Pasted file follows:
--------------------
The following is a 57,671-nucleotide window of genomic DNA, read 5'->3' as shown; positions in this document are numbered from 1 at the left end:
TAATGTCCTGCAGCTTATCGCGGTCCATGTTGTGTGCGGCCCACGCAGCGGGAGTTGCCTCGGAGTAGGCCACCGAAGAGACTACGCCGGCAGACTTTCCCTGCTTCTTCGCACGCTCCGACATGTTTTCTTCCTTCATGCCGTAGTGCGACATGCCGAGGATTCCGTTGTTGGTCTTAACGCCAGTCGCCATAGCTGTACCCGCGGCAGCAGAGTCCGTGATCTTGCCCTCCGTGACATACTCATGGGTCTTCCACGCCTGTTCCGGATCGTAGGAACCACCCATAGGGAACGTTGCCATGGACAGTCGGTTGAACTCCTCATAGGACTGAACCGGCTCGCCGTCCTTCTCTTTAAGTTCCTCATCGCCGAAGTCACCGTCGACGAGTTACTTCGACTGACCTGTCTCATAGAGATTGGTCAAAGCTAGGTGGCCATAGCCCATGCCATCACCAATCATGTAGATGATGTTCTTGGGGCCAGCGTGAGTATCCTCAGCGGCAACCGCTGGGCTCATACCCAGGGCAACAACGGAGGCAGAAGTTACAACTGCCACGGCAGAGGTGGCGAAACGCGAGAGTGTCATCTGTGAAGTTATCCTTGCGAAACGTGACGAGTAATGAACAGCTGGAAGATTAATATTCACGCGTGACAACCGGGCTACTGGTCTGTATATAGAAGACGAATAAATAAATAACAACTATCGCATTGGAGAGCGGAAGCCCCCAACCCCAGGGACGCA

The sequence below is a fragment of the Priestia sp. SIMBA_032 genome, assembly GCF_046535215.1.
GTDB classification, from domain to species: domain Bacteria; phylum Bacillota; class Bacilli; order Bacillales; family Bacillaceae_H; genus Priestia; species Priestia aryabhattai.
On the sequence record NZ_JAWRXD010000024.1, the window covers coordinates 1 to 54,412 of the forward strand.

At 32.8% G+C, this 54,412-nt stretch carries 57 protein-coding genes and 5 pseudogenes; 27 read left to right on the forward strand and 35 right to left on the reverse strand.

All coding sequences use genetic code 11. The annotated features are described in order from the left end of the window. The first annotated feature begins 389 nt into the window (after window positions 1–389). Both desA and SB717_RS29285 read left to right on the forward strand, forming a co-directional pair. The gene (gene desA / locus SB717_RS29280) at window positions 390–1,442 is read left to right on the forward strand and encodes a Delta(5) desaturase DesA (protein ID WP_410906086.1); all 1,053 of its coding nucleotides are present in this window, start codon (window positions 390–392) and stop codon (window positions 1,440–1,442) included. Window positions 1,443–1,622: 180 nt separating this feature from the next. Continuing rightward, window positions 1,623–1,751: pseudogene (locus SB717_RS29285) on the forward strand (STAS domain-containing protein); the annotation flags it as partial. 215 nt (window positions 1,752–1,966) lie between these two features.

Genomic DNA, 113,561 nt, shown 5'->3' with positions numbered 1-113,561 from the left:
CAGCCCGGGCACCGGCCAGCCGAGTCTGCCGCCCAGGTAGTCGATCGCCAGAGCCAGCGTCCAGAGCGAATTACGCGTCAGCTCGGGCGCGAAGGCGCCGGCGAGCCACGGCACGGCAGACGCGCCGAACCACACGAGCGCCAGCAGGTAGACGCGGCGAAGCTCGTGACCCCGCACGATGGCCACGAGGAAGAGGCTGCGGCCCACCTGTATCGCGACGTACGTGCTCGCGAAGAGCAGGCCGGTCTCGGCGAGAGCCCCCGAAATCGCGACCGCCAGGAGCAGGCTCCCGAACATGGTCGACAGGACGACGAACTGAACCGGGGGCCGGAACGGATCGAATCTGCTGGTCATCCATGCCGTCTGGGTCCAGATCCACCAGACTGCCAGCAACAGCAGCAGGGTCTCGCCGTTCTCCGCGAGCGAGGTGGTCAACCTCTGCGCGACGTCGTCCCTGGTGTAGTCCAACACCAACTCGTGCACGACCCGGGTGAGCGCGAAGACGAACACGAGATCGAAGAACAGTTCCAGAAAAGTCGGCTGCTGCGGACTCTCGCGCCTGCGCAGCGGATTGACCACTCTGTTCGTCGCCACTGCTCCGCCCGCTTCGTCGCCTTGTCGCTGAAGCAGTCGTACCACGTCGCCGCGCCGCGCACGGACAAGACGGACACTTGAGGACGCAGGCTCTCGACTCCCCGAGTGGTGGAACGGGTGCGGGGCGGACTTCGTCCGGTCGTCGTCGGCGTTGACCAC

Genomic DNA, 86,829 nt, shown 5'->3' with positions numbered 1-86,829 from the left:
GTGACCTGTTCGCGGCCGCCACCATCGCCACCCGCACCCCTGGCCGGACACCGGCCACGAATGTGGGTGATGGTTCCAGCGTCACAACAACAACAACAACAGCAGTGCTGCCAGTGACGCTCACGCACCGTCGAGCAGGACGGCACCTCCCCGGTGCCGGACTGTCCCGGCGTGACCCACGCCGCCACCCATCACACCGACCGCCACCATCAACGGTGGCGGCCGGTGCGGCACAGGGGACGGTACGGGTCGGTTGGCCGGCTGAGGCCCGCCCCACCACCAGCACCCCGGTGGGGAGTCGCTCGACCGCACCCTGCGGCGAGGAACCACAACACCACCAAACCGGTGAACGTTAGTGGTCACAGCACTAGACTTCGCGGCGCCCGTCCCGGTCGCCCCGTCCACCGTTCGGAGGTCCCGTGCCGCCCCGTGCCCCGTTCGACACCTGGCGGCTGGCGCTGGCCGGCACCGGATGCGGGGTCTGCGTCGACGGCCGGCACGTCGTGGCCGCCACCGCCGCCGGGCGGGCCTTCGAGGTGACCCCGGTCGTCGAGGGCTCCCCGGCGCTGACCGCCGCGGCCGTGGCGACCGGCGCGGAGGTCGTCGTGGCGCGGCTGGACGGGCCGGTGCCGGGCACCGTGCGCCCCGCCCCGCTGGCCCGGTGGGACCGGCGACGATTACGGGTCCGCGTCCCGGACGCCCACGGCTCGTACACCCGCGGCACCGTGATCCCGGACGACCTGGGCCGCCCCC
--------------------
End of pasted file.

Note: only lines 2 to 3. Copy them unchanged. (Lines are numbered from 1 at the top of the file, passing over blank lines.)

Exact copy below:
TAATGTCCTGCAGCTTATCGCGGTCCATGTTGTGTGCGGCCCACGCAGCGGGAGTTGCCTCGGAGTAGGCCACCGAAGAGACTACGCCGGCAGACTTTCCCTGCTTCTTCGCACGCTCCGACATGTTTTCTTCCTTCATGCCGTAGTGCGACATGCCGAGGATTCCGTTGTTGGTCTTAACGCCAGTCGCCATAGCTGTACCCGCGGCAGCAGAGTCCGTGATCTTGCCCTCCGTGACATACTCATGGGTCTTCCACGCCTGTTCCGGATCGTAGGAACCACCCATAGGGAACGTTGCCATGGACAGTCGGTTGAACTCCTCATAGGACTGAACCGGCTCGCCGTCCTTCTCTTTAAGTTCCTCATCGCCGAAGTCACCGTCGACGAGTTACTTCGACTGACCTGTCTCATAGAGATTGGTCAAAGCTAGGTGGCCATAGCCCATGCCATCACCAATCATGTAGATGATGTTCTTGGGGCCAGCGTGAGTATCCTCAGCGGCAACCGCTGGGCTCATACCCAGGGCAACAACGGAGGCAGAAGTTACAACTGCCACGGCAGAGGTGGCGAAACGCGAGAGTGTCATCTGTGAAGTTATCCTTGCGAAACGTGACGAGTAATGAACAGCTGGAAGATTAATATTCACGCGTGACAACCGGGCTACTGGTCTGTATATAGAAGACGAATAAATAAATAACAACTATCGCATTGGAGAGCGGAAGCCCCCAACCCCAGGGACGCA

The sequence below is a fragment of the Priestia sp. SIMBA_032 genome, assembly GCF_046535215.1.